The Mystery Unfolds

Emiliano was many things but mostly, he was a man in love. His first wife, Cornelia Silva Del Toro, was a kindergarten

teacher, and an only daughter from a distinguished family of teachers. They had two children, Asdrubal Del Toro, and Arnaldo Del Toro, who sadly died at eight-years-old.

Every new piece, every crumb sheds as much light as it does shadow on my search. Sometimes the search brings shivers down my spine, like a woman’s cold touch caressing my back, trying to slow me down, or pull me away. Each fact I discover that reminds me of myself in some way sends those shivers rolling back across my skin, not because of fear but because I feel closer to him. It creates an intimacy between us.

Emiliano’s love for Cornelia burned out like a candle’s fire blown away by the wind. His second love and wife, Ana

Emiliano's second wife

América Asencio Lugo, (born November 11, 1914, died March 13, 1971), was an elementary school English teacher. Ana had ironically been Cornelia’s young charge when she had worked as a nanny before she became a teacher. To what shock all this came to Cornelia, I have not discovered. Still, I can imagine Cornelia’s reaction to such betrayal. From here on, Cornelia’s story disappears with the exception of her connection with Emiliano through their sons.

Emiliano appeared to be very happy with América and had 3 children with her; Fofín Del Toro, Elba Iris Del Toro and my grandfather, Carlos Del Toro.  Along with the two children from his previous marriage, he now had five. He spread one more seed outside of marriage with a lover, fathering my aunt, Carmencita Del Toro. She was quickly shuttled off to New York with her mother with plenty of money, a payoff to help preserve appearances and perhaps to wash away his shame, if not his guilt.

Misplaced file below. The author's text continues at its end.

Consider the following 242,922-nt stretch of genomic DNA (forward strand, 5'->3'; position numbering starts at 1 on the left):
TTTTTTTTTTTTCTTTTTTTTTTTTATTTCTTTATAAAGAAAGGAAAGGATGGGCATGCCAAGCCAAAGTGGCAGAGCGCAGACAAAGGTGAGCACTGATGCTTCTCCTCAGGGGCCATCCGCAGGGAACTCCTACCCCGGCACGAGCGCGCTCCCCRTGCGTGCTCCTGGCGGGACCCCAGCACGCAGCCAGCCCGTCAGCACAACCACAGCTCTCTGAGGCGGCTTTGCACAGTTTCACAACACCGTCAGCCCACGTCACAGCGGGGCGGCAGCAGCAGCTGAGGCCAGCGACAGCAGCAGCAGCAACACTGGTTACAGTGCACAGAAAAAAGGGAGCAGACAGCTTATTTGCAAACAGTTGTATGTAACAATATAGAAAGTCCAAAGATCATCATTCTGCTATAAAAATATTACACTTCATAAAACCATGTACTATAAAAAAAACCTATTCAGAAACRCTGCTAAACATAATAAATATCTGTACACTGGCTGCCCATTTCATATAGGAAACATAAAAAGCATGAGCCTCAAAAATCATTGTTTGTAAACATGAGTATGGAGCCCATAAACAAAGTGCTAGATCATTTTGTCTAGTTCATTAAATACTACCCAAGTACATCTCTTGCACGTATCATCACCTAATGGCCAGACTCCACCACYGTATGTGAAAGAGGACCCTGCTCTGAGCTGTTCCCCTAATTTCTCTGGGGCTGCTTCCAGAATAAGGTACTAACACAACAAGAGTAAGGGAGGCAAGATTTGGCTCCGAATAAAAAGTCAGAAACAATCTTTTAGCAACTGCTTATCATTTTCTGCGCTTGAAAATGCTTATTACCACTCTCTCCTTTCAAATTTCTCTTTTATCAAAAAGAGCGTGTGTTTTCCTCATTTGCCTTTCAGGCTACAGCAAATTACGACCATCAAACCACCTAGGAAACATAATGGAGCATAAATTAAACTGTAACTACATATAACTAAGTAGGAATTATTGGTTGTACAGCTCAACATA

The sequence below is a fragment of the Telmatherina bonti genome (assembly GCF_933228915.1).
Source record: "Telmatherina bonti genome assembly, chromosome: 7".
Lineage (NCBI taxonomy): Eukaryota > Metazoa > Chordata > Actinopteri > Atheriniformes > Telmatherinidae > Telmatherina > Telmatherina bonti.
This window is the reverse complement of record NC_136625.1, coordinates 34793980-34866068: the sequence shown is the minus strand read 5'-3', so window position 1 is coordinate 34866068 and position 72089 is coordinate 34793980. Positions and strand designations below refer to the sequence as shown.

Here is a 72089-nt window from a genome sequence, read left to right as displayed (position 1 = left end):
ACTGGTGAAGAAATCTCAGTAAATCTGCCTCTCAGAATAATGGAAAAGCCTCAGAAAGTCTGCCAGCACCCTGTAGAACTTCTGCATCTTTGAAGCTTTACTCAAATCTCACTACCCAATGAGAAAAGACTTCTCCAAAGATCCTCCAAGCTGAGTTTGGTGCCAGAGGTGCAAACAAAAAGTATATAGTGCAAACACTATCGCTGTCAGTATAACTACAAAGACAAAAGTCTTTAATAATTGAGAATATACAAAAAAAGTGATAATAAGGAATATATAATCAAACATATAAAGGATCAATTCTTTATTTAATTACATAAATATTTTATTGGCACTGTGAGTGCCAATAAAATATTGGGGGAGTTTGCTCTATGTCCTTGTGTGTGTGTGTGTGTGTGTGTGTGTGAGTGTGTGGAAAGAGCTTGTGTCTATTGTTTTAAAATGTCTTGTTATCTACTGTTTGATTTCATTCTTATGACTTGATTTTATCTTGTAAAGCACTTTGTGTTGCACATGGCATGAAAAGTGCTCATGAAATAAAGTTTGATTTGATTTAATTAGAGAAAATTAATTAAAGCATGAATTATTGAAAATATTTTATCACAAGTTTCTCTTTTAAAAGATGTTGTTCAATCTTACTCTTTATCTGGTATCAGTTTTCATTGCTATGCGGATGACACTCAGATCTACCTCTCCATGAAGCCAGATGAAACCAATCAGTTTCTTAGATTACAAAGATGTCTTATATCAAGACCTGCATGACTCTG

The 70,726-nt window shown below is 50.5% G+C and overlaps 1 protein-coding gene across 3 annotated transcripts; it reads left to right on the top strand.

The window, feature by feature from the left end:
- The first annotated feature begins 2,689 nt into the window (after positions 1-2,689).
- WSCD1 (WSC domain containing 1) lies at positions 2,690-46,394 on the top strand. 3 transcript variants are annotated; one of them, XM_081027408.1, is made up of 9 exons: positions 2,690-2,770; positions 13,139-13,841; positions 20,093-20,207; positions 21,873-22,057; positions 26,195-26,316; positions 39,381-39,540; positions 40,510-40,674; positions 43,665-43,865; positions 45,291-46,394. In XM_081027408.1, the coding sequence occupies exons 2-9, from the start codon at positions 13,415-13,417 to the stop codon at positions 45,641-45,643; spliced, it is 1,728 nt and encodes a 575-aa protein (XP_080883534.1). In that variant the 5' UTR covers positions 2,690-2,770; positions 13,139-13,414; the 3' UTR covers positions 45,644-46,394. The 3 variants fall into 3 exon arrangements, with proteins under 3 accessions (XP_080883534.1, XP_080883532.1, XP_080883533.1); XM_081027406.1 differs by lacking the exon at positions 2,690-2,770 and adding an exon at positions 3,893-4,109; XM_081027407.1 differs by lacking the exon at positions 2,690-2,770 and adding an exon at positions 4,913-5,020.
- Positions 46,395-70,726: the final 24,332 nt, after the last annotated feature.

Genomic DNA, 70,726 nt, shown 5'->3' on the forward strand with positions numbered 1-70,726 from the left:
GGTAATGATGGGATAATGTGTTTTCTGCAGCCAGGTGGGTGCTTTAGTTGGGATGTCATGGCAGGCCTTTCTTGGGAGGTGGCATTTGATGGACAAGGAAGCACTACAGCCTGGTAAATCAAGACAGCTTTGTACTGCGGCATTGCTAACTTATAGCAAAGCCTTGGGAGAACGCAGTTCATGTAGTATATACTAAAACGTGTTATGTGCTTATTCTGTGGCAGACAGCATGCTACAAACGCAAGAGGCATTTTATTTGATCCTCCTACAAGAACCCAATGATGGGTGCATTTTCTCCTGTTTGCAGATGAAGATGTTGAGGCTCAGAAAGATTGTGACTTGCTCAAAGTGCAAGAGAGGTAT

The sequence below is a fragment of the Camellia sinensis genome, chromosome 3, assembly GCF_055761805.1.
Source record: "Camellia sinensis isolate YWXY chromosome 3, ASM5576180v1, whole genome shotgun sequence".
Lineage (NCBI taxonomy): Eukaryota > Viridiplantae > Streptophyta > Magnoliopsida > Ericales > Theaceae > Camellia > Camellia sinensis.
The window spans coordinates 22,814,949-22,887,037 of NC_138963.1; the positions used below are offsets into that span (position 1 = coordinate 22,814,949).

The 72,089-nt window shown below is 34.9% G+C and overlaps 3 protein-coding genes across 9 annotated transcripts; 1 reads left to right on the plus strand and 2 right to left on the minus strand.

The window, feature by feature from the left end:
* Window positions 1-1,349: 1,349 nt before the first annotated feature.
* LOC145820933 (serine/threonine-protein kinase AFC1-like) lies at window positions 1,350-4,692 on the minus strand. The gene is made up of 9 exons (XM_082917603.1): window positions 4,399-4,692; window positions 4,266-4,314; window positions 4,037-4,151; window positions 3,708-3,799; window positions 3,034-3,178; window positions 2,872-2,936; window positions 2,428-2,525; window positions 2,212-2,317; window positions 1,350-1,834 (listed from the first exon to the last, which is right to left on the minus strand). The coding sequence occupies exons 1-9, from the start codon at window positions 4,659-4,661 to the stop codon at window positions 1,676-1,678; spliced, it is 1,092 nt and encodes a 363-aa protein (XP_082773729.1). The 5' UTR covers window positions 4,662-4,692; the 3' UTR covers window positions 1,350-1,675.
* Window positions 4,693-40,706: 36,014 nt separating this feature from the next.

Emiliano’s Legacy

As I continued to search through photographs and documents, and listen to Guely’s tale of Emiliano, the day darkened a bit, the sun shone less as clouds fogged the clean blue slate. The shadows crept back into the corners of the house. This is the last picture I have of him before something happened that Guely continues to hint at, but will not say.

Emiliano - second from the left with Lions CLub members - 1936

Emiliano was a very wealthy man. He owned vast amounts of land and money. In this picture, he stands along with his friends, all of them including him when they founded the Lions Club of Cabo Rojo in 1936. Behind them stands an obelisk, which still stands ‘til this day, behind the town’s cathedral. On the obelisk is a plaque engraved with their names, recognizing them as the founders of the club dating the exact day, month and year this picture was taken.

I finally ask, “Guely…why doesn’t grandpa like to talk about his father?”

“Oh, right, I had almost forgotten I was going to tell you that,” she said as she sat beside me.

My grandma looks around the room again, just in case my grandfather had arrived without her noticing.

“Your grandfather is ashamed of his father, he feels dishonored of what his father did to himself,” she said.

“What did he do?” I asked immediately.

“Emiliano shot himself,” she said almost whispering.

As her words flew into my ears, I could not help but be surprised if not broken by the shock. Such a bond had grown

between me and this man. I shared his love of classic clothing and his great passion for teaching. His many business successes would surely influence and mentor me through the successes of my own life. The bond between Emiliano and me had been cast, our lives intertwined. I could not believe that my great-grandfather’s story would end here, like this. I had only wanted to live up to his legacy but now faced the most overwhelming disappointment I have ever felt in my young life.